As the Managing Director/Chief Executive of Access Bank Plc, Mr. Herbert Wigwe, has remained the chief marketer of the fast-growing financial institution, who seizes every opportunity to tell the story of how the bank continues to break more grounds. In his recent interview with an international agency, Wigwe released the bank’s ambitious plans of expansion in Africa, as captured by Festus Akanbi
With a few three weeks to the end of the year, it is expected that businesses would be winding down to fine-tune plans for the coming year. In the case of banks, the wounding down cannot be total as banking transactions are bound to spill over to the new year.
However, in the case of Access Bank Plc, the ambitious expansionist drive which took off early this year will keep its management and staff on their toes even as the new year beckons.
In its move to conquer the African continent, the bank under the leadership of Mr. Herbert Wigwe has continued to defy the limitations of boundaries as Access Bank continues to plant branches in most parts of the African continent.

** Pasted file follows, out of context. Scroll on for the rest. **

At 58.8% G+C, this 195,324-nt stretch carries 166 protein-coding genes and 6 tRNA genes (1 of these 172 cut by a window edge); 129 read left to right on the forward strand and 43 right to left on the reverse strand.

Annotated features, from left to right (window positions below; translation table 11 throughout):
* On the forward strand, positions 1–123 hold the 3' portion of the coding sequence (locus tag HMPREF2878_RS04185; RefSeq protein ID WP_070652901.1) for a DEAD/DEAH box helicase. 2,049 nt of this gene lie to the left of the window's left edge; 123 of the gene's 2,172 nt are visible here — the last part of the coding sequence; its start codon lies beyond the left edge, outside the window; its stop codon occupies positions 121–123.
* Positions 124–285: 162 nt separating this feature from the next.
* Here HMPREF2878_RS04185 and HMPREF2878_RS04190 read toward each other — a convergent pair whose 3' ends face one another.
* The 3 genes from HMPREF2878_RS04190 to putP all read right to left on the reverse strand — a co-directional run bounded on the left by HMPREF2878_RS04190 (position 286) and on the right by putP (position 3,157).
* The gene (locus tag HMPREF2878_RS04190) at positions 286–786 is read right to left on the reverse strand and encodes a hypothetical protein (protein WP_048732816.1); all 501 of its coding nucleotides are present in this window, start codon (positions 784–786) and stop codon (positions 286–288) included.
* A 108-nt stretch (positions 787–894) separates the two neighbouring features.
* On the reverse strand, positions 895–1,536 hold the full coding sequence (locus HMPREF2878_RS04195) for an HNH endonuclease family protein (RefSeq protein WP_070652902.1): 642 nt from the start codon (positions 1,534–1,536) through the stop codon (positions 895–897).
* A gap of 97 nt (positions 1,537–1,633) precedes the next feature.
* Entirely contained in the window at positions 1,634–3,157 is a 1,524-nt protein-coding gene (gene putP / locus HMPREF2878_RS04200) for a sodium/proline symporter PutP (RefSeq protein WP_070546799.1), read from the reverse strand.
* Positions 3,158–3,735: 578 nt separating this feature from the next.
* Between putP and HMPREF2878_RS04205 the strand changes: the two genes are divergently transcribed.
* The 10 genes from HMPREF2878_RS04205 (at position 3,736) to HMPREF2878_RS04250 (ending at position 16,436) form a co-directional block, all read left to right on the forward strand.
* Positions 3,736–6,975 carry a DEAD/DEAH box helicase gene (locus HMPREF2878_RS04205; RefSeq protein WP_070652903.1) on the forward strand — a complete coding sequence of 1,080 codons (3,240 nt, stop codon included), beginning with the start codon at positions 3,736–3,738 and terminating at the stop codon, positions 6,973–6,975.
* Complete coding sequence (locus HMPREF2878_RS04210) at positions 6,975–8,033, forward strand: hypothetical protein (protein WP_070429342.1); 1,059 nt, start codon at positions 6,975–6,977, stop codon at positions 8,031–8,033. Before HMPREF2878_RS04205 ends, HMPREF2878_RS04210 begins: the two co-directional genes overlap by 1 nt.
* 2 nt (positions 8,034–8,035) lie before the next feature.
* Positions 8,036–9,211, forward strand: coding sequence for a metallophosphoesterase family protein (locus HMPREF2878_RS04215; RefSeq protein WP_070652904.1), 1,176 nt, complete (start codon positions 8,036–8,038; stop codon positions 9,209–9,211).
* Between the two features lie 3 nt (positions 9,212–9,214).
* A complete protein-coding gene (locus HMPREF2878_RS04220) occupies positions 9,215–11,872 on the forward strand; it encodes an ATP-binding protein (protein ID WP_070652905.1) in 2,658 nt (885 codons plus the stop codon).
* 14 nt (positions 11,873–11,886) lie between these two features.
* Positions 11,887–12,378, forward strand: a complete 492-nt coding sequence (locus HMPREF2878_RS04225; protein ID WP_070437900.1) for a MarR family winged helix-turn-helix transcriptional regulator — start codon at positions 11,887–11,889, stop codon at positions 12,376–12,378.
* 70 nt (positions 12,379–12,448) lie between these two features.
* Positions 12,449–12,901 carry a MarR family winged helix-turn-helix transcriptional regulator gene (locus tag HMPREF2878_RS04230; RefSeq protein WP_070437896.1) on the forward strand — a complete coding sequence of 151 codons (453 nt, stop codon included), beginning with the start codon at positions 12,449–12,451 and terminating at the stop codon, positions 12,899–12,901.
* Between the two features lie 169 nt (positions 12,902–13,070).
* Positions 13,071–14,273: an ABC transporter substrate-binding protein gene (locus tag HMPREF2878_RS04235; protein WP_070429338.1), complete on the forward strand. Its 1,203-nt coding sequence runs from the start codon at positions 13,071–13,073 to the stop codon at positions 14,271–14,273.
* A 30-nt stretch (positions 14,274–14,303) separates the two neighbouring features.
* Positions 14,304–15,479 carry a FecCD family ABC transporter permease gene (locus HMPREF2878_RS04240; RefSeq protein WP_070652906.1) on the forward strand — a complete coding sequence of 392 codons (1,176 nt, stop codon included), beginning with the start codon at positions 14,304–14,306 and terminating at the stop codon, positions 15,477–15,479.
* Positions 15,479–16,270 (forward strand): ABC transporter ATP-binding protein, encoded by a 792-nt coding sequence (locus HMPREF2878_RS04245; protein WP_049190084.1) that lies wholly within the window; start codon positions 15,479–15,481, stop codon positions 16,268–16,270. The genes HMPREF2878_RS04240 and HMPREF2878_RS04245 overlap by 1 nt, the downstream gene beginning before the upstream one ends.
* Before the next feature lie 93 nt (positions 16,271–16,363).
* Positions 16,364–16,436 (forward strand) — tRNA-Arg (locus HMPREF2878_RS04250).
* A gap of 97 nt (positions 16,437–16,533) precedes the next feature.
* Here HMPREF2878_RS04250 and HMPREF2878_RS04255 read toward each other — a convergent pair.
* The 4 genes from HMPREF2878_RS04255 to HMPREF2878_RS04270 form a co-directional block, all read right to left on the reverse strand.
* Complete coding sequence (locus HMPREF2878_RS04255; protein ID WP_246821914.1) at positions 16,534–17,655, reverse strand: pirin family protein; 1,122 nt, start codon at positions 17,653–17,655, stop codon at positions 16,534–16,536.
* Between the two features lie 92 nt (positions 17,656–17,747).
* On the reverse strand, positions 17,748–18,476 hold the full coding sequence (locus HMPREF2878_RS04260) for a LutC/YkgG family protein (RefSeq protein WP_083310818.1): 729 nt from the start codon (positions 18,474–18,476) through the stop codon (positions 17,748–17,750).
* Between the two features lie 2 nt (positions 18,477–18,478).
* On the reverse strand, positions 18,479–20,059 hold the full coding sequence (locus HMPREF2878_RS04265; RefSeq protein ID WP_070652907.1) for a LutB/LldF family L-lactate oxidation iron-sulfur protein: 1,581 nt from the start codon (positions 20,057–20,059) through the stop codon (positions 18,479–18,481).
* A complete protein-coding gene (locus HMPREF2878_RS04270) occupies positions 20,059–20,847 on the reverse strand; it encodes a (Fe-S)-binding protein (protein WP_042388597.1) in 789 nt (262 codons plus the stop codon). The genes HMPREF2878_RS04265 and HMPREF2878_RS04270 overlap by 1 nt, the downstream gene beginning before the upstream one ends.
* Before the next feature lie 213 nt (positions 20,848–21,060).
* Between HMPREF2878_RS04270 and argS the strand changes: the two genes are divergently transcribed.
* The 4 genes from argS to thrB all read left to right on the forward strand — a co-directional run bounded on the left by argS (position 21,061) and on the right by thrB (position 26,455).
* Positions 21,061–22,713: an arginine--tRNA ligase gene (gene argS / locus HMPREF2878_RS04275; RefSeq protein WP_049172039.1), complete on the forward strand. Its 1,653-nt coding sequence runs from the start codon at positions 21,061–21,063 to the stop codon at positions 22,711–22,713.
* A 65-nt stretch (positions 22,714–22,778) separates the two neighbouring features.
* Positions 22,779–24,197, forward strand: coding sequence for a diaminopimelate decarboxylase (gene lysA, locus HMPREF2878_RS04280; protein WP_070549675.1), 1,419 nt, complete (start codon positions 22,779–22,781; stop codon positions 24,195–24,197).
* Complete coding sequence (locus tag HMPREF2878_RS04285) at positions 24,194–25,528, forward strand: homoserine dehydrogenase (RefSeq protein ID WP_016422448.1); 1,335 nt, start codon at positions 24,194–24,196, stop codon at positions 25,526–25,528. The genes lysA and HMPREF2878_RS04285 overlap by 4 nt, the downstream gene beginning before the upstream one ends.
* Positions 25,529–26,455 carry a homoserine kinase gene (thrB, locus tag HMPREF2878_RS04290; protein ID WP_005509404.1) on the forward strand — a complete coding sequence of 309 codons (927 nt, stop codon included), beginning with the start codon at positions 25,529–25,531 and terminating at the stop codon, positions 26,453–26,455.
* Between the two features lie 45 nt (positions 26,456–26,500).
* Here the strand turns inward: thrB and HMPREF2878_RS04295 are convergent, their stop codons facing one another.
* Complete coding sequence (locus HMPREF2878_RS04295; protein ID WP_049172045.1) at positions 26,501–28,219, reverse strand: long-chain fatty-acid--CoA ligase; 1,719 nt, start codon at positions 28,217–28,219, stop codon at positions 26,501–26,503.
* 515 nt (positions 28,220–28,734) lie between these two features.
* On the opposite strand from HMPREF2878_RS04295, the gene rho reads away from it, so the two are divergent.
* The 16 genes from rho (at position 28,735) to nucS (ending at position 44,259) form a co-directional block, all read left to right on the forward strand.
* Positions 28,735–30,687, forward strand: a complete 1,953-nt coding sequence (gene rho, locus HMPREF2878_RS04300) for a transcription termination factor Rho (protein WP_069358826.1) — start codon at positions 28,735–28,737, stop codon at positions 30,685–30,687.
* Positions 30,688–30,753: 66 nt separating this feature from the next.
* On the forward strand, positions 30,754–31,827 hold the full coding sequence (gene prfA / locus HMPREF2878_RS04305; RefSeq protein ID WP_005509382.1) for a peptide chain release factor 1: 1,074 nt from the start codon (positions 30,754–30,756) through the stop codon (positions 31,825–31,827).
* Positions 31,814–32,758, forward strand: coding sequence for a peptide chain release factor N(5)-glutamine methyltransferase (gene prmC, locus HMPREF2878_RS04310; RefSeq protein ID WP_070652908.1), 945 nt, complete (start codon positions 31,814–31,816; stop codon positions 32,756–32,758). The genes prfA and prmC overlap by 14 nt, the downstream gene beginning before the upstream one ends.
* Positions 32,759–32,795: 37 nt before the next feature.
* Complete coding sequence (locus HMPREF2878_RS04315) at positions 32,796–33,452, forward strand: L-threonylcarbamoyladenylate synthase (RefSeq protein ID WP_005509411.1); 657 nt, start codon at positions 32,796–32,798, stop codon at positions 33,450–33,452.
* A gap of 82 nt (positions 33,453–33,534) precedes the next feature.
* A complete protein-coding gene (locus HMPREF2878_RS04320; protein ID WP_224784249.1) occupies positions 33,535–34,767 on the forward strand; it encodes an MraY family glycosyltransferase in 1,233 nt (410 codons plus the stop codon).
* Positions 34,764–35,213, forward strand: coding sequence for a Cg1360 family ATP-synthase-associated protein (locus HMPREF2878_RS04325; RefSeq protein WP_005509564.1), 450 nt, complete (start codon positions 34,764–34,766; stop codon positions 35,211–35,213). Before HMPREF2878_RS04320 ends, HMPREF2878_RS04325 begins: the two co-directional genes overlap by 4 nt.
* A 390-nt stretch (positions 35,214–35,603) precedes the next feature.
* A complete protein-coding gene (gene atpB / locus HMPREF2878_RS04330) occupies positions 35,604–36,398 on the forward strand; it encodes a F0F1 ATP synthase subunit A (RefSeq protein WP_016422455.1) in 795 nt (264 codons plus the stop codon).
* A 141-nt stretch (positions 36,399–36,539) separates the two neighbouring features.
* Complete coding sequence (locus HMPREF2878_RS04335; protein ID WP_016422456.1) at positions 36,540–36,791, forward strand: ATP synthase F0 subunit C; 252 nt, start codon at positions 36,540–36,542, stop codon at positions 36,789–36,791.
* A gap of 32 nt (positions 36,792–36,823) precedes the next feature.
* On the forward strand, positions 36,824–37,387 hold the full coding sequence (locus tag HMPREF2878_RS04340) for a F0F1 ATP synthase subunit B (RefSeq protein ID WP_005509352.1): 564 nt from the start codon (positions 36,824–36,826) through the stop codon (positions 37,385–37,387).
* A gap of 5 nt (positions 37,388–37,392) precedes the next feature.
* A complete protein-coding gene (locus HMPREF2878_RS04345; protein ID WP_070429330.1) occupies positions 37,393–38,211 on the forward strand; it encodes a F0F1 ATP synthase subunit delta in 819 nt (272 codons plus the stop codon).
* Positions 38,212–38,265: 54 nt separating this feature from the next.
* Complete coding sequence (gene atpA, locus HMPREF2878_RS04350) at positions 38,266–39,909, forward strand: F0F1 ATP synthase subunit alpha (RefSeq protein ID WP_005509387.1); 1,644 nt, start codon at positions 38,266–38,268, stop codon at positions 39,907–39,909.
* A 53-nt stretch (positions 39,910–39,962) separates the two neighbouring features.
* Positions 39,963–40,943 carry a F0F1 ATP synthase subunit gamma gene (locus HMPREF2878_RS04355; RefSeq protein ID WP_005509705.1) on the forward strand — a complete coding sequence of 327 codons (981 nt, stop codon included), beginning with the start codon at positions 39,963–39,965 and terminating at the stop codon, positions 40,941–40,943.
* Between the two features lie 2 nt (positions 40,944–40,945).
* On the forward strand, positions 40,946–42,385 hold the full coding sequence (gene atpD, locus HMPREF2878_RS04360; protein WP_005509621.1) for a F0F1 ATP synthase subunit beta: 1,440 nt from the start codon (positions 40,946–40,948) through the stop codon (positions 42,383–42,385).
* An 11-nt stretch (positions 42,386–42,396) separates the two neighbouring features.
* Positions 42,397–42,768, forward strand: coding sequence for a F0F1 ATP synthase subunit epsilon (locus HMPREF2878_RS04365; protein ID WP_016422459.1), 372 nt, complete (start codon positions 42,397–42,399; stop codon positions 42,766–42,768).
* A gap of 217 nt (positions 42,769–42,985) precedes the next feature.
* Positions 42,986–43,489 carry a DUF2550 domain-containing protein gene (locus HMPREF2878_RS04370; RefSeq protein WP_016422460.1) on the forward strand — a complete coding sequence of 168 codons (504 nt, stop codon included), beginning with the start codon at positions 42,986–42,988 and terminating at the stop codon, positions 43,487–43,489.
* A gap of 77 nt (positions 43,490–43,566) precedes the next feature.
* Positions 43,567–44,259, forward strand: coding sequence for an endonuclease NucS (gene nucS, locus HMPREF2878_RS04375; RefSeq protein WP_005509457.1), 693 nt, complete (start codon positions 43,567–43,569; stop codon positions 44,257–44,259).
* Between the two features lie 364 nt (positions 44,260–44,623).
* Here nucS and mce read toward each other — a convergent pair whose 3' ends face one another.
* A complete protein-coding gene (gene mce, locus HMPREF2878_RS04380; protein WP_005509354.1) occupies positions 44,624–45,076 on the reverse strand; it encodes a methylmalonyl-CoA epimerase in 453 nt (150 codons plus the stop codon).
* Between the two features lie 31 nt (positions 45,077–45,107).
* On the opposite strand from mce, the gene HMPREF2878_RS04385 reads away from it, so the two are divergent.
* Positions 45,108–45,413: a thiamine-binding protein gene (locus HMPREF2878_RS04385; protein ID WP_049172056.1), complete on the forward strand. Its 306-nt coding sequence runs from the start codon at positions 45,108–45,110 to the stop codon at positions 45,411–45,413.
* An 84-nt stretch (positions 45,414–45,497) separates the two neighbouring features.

This ambitious move was confirmed by Wigwe who disclosed that the bank’s target is to have a strong presence in major trade centres in Africa.
Interestingly, while the bank is extending its network to cover more jurisdictions in Africa, it has shown that it is not taking away its eyes from the opportunities in Nigeria, with Wigwe saying the bank is driving to serve 50 per cent of Nigeria’s bankable population.
Speaking during an interview session with Julia Chatterley, Anchor of First Move on Cable News Network (CNN), the Access Bank boss said, “We are making sure that we have a strong presence in all the major trade centres in the continent, to make sure that we use Access Bank United Kingdom as a strong anchor and that we can support corresponding banking and that we can build that model around the continent that supports payments within the continent.”
The bank is banking on its successful outing in the United Kingdom, an experiment that has vindicated Wigwe that a good institution will shine anywhere. He said, “That was the same thing when we went to the UK, people said it was a very tough market and I think we are almost the strongest African bank in the UK. Now, what are we doing in South Africa?
“We are going to ensure that it becomes a hub for the continent as far as correspondent banking services are concerned, we would help support corporates because there are interesting niches in that market that are yet to be served and we would help to ensure greater financial deepening.”
“I think we are on track in terms of profitability our different franchises are doing extremely well and I think 2022 is going to be a big year for the institution.”